In general, a varied Mediterranean diet is recommended for getting the best night’s sleep, but there are some specific nutrients which have been linked to a restful slumber. These include sleep-enhancers such as Tryptophan, Magnesium (a deficiency of which can cause insomnia), Vitamin D (deficiency associated with daytime sleepiness), Potassium (deficiency leads to difficulty staying asleep), Vitamin B (especially B6) Calcium and Antioxidants such as Vitamin C +E. Let’s take a look at some awesome foods to add into your sleep-enhancing diet, plus some delicious recipes to include them in!
Spinach, along with all green leafy vegetables is a fantastic food all round and contains tonnes of nutrients for sleep including magnesium, Vitamin B6, calcium, folate and Tryptophan. All of these are used as co-factors for synthesising Serotonin, a precursor of Melatonin, our sleep hormone. It also contains Potassium.
Contain potassium, magnesium, B Vitamins, and tryptophan as well as carbohydrate which can make you sleepy. They are regarded as great muscle relaxants.
In a test at Taiwan university adults who ate just two kiwifruits I hour before bedtime over a four-week period fell asleep 35% quicker than those who weren’t given the fruit. Kiwi fruits are especially rich in Vitamin C, which is an antioxidant and also contains Serotonin, which may be why they helped improve sleep. Kiwis are also rich in folate with insomnia a condition which occurs with a deficiency of this Vitamin
Chia seeds are full of dietary fibre and contain high levels of calcium, zinc, potassium, and omega-3 fatty acids which all are key sleep nutrients. They also contain twice the amount of tryptophan than turkey.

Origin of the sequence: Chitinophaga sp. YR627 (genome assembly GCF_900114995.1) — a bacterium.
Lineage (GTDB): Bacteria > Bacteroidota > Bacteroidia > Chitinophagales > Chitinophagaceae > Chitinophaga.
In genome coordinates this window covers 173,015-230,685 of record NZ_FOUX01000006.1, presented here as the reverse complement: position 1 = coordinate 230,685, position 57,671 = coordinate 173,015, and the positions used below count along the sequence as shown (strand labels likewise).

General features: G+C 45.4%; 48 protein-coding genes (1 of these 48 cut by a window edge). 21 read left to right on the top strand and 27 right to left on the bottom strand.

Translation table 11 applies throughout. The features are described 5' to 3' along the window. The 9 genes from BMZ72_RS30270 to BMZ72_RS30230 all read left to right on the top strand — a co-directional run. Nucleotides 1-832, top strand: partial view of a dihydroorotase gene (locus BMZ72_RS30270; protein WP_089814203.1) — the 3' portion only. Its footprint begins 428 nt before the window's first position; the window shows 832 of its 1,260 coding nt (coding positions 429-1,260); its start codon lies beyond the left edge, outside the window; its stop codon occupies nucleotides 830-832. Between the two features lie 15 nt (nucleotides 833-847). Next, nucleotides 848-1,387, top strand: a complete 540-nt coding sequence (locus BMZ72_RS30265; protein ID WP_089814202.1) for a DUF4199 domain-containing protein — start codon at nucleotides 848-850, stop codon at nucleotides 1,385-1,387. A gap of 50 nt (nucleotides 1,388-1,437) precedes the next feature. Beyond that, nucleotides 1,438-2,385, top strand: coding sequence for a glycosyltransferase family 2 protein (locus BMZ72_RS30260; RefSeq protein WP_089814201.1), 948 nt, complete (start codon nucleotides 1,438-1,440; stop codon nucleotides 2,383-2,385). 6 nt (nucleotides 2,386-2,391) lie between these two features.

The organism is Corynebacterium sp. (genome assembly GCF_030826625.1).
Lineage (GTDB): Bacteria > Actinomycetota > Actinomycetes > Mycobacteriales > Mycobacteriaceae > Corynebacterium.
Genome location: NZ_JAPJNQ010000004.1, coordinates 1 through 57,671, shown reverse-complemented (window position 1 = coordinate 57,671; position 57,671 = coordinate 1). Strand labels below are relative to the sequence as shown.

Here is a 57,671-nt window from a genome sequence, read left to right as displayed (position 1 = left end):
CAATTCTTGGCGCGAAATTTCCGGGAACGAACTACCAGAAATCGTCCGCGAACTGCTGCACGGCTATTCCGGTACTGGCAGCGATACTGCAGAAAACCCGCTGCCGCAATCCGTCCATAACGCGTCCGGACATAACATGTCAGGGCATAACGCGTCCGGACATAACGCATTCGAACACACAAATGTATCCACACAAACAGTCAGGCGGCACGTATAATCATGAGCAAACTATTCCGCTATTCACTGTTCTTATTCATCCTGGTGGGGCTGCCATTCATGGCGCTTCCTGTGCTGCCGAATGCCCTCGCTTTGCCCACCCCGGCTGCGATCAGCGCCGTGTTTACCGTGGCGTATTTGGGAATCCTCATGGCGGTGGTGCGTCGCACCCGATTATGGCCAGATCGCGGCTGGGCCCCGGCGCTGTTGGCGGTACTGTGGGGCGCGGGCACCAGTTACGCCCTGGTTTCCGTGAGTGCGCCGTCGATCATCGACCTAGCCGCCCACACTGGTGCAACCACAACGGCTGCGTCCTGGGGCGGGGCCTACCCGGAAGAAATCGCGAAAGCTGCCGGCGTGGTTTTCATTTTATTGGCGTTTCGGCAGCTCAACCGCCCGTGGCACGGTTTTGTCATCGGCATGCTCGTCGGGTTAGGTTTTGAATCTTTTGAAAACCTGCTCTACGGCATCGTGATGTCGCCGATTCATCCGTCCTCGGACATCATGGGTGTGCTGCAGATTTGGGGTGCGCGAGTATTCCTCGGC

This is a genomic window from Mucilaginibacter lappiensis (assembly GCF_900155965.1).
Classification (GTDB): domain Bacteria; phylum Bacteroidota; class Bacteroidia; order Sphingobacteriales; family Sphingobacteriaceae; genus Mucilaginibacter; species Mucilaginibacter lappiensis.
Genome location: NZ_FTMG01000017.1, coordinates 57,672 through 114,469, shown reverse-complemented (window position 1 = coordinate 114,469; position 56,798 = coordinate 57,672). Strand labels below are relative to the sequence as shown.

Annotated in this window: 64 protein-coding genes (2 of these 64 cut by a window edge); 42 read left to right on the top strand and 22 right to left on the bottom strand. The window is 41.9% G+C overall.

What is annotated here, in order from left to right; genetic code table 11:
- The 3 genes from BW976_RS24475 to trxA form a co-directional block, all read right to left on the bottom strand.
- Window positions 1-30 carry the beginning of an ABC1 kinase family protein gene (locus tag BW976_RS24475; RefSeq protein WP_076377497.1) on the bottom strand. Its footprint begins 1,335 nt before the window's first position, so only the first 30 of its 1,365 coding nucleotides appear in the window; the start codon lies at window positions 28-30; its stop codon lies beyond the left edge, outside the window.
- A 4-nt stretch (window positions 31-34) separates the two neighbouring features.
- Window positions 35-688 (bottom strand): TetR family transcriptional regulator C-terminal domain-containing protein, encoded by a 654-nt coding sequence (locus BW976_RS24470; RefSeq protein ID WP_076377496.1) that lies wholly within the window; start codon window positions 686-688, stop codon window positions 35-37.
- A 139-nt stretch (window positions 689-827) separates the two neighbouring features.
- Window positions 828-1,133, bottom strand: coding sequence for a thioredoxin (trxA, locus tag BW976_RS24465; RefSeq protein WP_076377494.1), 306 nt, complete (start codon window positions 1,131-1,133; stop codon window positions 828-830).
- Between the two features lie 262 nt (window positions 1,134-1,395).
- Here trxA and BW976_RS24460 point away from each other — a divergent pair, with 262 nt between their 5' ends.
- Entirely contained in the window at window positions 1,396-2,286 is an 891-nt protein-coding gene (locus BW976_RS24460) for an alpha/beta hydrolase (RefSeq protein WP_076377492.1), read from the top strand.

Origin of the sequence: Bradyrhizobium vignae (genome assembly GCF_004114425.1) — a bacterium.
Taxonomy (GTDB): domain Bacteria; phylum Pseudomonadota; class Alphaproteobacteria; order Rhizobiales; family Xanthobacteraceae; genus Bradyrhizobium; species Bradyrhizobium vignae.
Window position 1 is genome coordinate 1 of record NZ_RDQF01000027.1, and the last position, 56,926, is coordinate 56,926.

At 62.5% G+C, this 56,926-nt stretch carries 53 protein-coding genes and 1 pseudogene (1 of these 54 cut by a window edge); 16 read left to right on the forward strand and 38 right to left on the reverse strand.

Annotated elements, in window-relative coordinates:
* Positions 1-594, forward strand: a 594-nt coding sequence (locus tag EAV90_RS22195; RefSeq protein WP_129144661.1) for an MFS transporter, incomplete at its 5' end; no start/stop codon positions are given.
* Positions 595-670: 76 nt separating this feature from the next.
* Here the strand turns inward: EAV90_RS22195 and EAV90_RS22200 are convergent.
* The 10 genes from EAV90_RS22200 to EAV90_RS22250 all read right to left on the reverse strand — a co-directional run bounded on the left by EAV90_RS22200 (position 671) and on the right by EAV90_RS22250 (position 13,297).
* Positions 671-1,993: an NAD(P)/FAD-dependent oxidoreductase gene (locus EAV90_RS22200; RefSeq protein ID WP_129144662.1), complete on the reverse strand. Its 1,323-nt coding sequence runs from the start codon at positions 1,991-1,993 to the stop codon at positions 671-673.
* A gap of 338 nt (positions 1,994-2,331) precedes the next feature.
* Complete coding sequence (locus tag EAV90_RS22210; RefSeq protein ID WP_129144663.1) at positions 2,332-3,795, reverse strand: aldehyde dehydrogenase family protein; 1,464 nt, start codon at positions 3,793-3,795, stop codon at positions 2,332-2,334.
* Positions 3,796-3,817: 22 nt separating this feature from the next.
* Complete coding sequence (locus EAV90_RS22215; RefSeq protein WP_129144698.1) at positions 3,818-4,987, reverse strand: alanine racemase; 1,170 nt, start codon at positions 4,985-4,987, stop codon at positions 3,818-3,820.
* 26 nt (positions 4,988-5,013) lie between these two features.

Yoghurt (especially Greek)
Yoghurt is a great source of calcium and vitamin B12, which are both important for a good night’s sleep. You can also buy yoghurt that is fortified with vitamin D and potassium which can be even more useful in helping you sleep. Yoghurt is also a source of friendly gut bacteria which are vital in good sleep.
One word about tryptophan
Tryptophan is an amino acid that’s linked to good quality sleep as it is a precursor to the sleep-inducing chemicals serotonin and melatonin, in the brain. For tryptophan to be effective it has to cross the blood-brain barrier where it competes for absorption which other amino acids. The problem comes in that the amount of Tryptophan in protein is normally a lot lower than the other amino acids it competes for absorption with. However, when we eat carbohydrates with protein the other proteins can be blocked by the insulin which is released, meaning that more Tryptophan is absorbed.
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